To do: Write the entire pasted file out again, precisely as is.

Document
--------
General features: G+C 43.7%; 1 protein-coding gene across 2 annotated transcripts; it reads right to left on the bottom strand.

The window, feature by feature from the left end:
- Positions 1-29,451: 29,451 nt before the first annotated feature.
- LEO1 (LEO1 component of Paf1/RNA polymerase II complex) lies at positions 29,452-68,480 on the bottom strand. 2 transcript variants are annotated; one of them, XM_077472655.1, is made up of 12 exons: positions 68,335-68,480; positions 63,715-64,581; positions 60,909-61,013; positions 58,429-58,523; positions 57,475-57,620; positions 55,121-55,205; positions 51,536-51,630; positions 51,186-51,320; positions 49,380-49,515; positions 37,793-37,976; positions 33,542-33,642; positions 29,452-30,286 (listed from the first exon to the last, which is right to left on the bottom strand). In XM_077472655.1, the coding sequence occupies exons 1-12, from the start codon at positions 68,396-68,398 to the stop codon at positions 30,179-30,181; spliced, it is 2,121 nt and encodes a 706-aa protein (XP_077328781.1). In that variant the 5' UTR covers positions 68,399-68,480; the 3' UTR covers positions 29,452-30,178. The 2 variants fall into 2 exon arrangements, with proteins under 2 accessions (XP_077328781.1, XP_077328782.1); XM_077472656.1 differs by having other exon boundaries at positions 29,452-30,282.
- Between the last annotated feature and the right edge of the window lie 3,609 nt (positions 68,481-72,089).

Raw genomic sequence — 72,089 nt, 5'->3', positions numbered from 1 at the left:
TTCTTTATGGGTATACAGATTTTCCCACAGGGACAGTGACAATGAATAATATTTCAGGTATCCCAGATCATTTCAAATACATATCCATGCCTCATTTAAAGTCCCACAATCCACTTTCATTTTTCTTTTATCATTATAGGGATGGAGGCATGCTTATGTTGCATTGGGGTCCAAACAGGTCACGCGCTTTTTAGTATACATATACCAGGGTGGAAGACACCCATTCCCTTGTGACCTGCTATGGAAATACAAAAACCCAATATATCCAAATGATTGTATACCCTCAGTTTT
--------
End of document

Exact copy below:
General features: G+C 43.7%; 1 protein-coding gene across 2 annotated transcripts; it reads right to left on the bottom strand.

The window, feature by feature from the left end:
- Positions 1-29,451: 29,451 nt before the first annotated feature.
- LEO1 (LEO1 component of Paf1/RNA polymerase II complex) lies at positions 29,452-68,480 on the bottom strand. 2 transcript variants are annotated; one of them, XM_077472655.1, is made up of 12 exons: positions 68,335-68,480; positions 63,715-64,581; positions 60,909-61,013; positions 58,429-58,523; positions 57,475-57,620; positions 55,121-55,205; positions 51,536-51,630; positions 51,186-51,320; positions 49,380-49,515; positions 37,793-37,976; positions 33,542-33,642; positions 29,452-30,286 (listed from the first exon to the last, which is right to left on the bottom strand). In XM_077472655.1, the coding sequence occupies exons 1-12, from the start codon at positions 68,396-68,398 to the stop codon at positions 30,179-30,181; spliced, it is 2,121 nt and encodes a 706-aa protein (XP_077328781.1). In that variant the 5' UTR covers positions 68,399-68,480; the 3' UTR covers positions 29,452-30,178. The 2 variants fall into 2 exon arrangements, with proteins under 2 accessions (XP_077328781.1, XP_077328782.1); XM_077472656.1 differs by having other exon boundaries at positions 29,452-30,282.
- Between the last annotated feature and the right edge of the window lie 3,609 nt (positions 68,481-72,089).

Raw genomic sequence — 72,089 nt, 5'->3', positions numbered from 1 at the left:
TTCTTTATGGGTATACAGATTTTCCCACAGGGACAGTGACAATGAATAATATTTCAGGTATCCCAGATCATTTCAAATACATATCCATGCCTCATTTAAAGTCCCACAATCCACTTTCATTTTTCTTTTATCATTATAGGGATGGAGGCATGCTTATGTTGCATTGGGGTCCAAACAGGTCACGCGCTTTTTAGTATACATATACCAGGGTGGAAGACACCCATTCCCTTGTGACCTGCTATGGAAATACAAAAACCCAATATATCCAAATGATTGTATACCCTCAGTTTT